(The treasury thought they were loosing out on company taxation in the mid 90's and managed to get this through. I don't remember the papers or accountants screaming from the rooftops about it then either).
Each time the stock market goes down now the fund is in deficit and requires large inputs to bring it up to level again within a short timescale.

All this and they want to mess with it again, perrish th thought!!
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Brian Waters
Posted: 05 November 2012 22:42:41(UTC)
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Jim
Public sector pension increases were downgraded from RPI to CPI about a year ago. I assume the same happened to MPs pensions - any bets?
Jim Dedicoat
Posted: 05 November 2012 23:55:03(UTC)
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Brian

You are probably quite right, but the private sector pensions as you know are a different scenario....other than politicians out to make sure no one else gets better than they do, even when it's us that is footing the bill.

P L
Posted: 06 November 2012 08:21:39(UTC)
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Dennis: I think if you look at the details on the ONS website you will find that they themselves initiated the RPI review without being prompted by the Government to do so. They might have been lent on, but theorectically they are an independent body tasked with collecting official statistics.

Beantree: You are correct in stating there is a difference in RPI/CPI due to housing but the review being undertaken by the ONS is purely related to the difference between RPI & CPI that is generated by the way inflation for particular goods are calculated. Incidently they are looking to launch a new measure CPIH next year which includes owner occupier housing costs with the existing CPI.

Dennis .
Posted: 06 November 2012 09:29:50(UTC)
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PL " They might have been lent on" sounds a bit like the way that the Intelligence community was expected to produce the "right answer" to justify the Iraq war. After all who signs off the ONS budget?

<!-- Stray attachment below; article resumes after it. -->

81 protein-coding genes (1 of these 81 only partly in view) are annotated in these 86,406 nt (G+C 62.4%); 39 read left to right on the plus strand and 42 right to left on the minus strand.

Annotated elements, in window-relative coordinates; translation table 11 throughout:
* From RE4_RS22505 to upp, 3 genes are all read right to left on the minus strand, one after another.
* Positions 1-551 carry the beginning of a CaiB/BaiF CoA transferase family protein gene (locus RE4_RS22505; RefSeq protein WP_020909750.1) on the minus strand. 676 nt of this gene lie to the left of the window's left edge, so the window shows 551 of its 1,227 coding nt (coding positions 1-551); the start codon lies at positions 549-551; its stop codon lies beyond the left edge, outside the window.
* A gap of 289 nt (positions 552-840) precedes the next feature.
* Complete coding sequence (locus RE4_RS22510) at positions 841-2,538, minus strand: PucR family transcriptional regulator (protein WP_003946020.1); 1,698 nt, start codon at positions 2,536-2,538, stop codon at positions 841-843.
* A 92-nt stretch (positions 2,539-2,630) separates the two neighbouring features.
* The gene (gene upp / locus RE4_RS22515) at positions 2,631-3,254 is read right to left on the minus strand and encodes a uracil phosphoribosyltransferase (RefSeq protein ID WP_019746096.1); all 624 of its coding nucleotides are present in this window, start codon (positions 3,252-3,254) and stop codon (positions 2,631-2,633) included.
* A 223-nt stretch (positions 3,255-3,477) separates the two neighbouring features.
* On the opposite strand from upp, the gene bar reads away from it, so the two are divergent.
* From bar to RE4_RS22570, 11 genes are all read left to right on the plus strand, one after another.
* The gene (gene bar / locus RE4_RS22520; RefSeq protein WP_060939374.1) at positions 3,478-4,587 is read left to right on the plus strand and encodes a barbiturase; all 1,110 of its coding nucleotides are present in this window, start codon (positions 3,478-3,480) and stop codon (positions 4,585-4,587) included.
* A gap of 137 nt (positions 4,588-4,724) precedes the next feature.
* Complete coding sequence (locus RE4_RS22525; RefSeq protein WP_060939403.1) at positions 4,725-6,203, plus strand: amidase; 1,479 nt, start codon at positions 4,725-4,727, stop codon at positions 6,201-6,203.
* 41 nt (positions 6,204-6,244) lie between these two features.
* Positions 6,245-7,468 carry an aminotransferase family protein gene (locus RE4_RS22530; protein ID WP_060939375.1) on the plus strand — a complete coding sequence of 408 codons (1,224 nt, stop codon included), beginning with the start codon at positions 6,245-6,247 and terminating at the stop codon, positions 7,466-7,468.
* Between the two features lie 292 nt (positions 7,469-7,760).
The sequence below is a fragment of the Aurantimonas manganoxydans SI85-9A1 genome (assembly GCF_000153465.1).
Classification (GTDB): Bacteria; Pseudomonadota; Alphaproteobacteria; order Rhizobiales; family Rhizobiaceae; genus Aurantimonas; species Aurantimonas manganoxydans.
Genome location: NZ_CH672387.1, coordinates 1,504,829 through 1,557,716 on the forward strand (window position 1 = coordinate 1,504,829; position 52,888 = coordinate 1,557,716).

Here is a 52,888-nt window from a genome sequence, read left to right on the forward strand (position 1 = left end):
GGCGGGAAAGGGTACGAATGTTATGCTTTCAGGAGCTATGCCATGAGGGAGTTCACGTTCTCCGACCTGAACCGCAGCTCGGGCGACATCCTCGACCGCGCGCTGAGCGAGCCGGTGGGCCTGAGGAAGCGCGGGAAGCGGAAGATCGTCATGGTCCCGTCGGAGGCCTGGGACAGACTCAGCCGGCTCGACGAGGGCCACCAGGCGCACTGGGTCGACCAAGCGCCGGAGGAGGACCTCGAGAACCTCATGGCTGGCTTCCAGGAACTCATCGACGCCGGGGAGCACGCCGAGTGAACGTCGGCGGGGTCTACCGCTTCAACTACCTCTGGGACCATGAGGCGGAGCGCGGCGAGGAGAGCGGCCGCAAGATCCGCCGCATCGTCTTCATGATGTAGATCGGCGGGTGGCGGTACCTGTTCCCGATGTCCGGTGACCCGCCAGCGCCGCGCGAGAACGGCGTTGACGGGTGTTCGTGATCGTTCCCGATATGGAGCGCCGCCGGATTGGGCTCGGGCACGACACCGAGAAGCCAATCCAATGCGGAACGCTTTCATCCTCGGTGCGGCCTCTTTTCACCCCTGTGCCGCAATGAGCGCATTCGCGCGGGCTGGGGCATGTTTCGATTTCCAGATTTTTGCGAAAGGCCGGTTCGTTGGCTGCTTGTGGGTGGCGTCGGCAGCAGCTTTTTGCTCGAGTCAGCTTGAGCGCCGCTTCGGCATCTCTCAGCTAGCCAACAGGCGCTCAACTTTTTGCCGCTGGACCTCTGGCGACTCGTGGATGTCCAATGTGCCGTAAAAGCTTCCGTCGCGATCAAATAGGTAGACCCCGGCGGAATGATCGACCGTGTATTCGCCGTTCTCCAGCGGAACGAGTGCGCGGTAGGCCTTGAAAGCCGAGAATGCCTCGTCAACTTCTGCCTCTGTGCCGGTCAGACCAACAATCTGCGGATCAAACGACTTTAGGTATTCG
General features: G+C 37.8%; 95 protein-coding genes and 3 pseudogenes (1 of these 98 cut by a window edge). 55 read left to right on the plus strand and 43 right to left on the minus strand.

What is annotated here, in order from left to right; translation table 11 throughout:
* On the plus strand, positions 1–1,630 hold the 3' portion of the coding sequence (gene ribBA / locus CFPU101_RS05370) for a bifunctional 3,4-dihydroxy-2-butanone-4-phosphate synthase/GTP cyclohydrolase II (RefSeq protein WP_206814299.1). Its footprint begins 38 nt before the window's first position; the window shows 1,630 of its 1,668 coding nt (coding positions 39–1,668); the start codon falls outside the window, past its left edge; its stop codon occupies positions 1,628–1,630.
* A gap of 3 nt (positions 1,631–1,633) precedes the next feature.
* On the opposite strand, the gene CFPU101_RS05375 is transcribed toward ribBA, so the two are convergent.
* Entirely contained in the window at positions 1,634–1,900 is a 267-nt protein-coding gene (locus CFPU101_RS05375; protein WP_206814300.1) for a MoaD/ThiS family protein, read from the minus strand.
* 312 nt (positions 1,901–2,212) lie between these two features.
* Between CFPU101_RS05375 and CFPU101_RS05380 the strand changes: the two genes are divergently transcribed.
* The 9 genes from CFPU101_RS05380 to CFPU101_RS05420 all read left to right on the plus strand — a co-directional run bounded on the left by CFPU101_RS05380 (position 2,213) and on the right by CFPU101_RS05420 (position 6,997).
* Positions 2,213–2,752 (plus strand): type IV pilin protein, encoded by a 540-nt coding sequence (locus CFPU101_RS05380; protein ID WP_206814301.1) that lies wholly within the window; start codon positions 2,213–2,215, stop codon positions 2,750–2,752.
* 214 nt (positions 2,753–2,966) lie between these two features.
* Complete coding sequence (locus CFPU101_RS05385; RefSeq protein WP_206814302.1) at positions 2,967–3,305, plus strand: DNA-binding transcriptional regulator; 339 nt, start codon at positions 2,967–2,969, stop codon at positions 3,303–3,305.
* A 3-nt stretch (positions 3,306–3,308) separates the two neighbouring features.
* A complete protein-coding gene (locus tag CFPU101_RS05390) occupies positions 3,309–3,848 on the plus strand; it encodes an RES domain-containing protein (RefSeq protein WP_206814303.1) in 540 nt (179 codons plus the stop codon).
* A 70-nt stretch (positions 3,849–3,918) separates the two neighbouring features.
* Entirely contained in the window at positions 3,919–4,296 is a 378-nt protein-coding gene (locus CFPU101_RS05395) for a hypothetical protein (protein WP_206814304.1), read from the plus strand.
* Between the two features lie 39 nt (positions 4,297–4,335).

xxxxx
Posted: 06 November 2012 21:16:12(UTC)
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Having worked in the past for an independent body in the public sector we were constantly lent on behind the scenes to look or not look at things by the Treasury and others. It was all very subtle - "you may want to take our views into account when deciding on x " As a result I came to the view that there is no such thing as what many would regard as true independence - there are too many players with influence/ views and who need to be listened to if an organisation is to survive.

Some will recall that when public sector pensions moved from RPI to CPI uprating, Ministers exhorted private sector schemes to do the same to reduce their liabilities, not realising that for many schemes the RPI increases are hard wired into the rules and could not be changed. Much head scratching later and presumably with CBI support Ministers could well be behind the latest wheeze. I doubt that the "independent" ONS could resist the pressure given the huge amounts of money at stake -£billions- but who knows.
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Jeremy Bosk
Posted: 07 November 2012 00:08:24(UTC)
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The only way we will ever find out if anybody is being lent on by government is if a whistle blower comes forward. That would have to be someone very brave, very angry or with another job offer already in the bag!

Until then I have no idea what the truth is.

I personally would avoid government debt whether indexed or not because I do not trust politicians. Any of them.